The CIF celebrated International Women’s Day (8th March) by hosting an event at the Morrison Hotel, Dublin, where it published results from a survey that showed marked changes in attitudes towards female construction workers.

Survey results

Results from a CIF survey of women working in the construction industry revealed that 85% of women currently working in the construction industry would recommend that younger female relatives or friends explore construction as a career option. A total of 84% feel that they have been supported by their male colleagues in their career progression to date, with the majority (73%) reporting that there has been a significant, positive change in attitudes across the industry towards female workers in recent times.

Progress needed

But progress still needs to be made in some areas.

According to the survey carried out by CIF, 72% of respondents say that the construction industry has difficulty retaining female workers, with some respondents citing a lack of flexibility in working hours for those (both male and female workers) with families as the main reason for this. The majority of respondents added that this was more of a societal issue affecting women across many industries rather than just women involved in construction.

Challenges for Female Workers

In addition, 50% of respondents reported that they have experienced challenges regarding welfare/toilet facilities on sites, but many stated that facilities have improved dramatically in recent years, while some issues persist on smaller sites and at the beginning of projects.

Some 69% reported that they felt they had been treated differently by colleagues in construction because of their gender, with some suggesting that these differences were positive (eg their colleagues were less likely to raise their voices during discussions), and in general they were treated more politely than their male colleagues). Others reported more negative incidents of ‘mansplaining’ during meetings and the perception of females as ‘bossy’ when outspoken, particularly when it came to the older generation of male colleagues.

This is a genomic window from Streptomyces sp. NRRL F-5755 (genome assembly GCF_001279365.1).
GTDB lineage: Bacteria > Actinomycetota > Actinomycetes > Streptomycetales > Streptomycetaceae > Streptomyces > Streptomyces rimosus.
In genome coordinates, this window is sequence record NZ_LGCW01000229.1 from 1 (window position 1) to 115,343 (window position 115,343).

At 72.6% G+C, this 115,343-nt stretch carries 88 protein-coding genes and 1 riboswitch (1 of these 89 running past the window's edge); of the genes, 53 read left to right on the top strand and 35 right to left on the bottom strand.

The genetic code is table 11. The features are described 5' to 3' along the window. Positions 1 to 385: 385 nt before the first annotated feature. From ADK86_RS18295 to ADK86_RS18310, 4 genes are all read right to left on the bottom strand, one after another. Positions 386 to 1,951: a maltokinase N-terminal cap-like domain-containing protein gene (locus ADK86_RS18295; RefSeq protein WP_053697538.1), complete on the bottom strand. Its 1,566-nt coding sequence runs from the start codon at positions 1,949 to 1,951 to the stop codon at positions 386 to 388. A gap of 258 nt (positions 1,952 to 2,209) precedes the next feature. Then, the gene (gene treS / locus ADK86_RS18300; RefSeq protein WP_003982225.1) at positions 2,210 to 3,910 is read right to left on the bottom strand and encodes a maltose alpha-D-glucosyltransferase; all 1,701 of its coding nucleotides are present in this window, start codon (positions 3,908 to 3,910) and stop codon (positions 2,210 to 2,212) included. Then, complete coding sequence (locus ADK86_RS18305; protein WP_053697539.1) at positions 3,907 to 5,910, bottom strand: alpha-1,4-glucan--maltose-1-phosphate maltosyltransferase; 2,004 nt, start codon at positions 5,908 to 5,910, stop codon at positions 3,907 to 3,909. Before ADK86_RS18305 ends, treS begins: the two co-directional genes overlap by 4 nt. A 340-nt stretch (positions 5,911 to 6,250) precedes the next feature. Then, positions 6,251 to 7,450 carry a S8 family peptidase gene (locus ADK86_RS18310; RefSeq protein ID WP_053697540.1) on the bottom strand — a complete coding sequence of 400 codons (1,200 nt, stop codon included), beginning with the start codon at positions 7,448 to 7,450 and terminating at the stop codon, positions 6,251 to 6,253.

However, 73% of those surveyed feel that the industry is welcoming to female workers, while over 78% reported that the construction industry is becoming a more diverse and inclusive workplace for all, regardless of gender, sexuality, ethnicity, etc.


In September 2018, the CIF published the first ‘Diversity and Inclusion Membership Guidance Document’ to aid member companies in their efforts to build a more diverse and inclusive industry.

As part of #BuildingEquality, the CIF’s ongoing campaign to increase female participation and encourage greater diversity and inclusion in the construction industry, the CIF marked International Women’s Day by celebrating the achievements of women in the industry by hosting an event at the Morrison Hotel in Dublin.

Speakers included Pat Lucey, CIF President and Regional Managing Director for Civils Ireland, John Sisk and Son; Nellie Reid, Managing Director, Meehan Green; Lorraine Brady, Design Manager, BAM Ireland; Marci Bonham, Managing Director, Kingspan Insulated Panels Ireland; Gary Kennedy, Co-Chair of the Government’s Better Balance for Better Business Initiative and Chair of Greencore Plc; and Susan O’Mara, Financial Services Consultant with Milestone Advisory.

Female role models

In her presentation, Lorraine Brady said female role models are the key to changing perceptions about careers in construction.

“We need to normalise construction as a potential career for women by engaging with young girls at primary school level. Any later and the opportunity will be gone, as we need those young girls to be choosing technical subjects when they first enter second-level education.”

She also said that there need to be more women seen in senior roles and that construction can only be seen as a rewarding career if there is equal pay for equal work.

A changing sector

CIF President Pat Lucey said that the construction industry is beginning to see great change.

“Companies are moving in the right direction and working hard to make the industry a more diverse and inclusive workplace for all,” he said. “There is no doubt that construction has traditionally been considered a male-dominated industry, but it is time to change that perception and, to an extent, that reality; not because it currently suits us to do so due to the skills shortage the industry is experiencing, but because it is the right thing to do. Promoting greater diversity is the right thing to do for efficiency, for creativity, for innovation and for a wider perspective.”


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By |2019-07-24T09:32:21+00:00May 3rd, 2019|News|0 Comments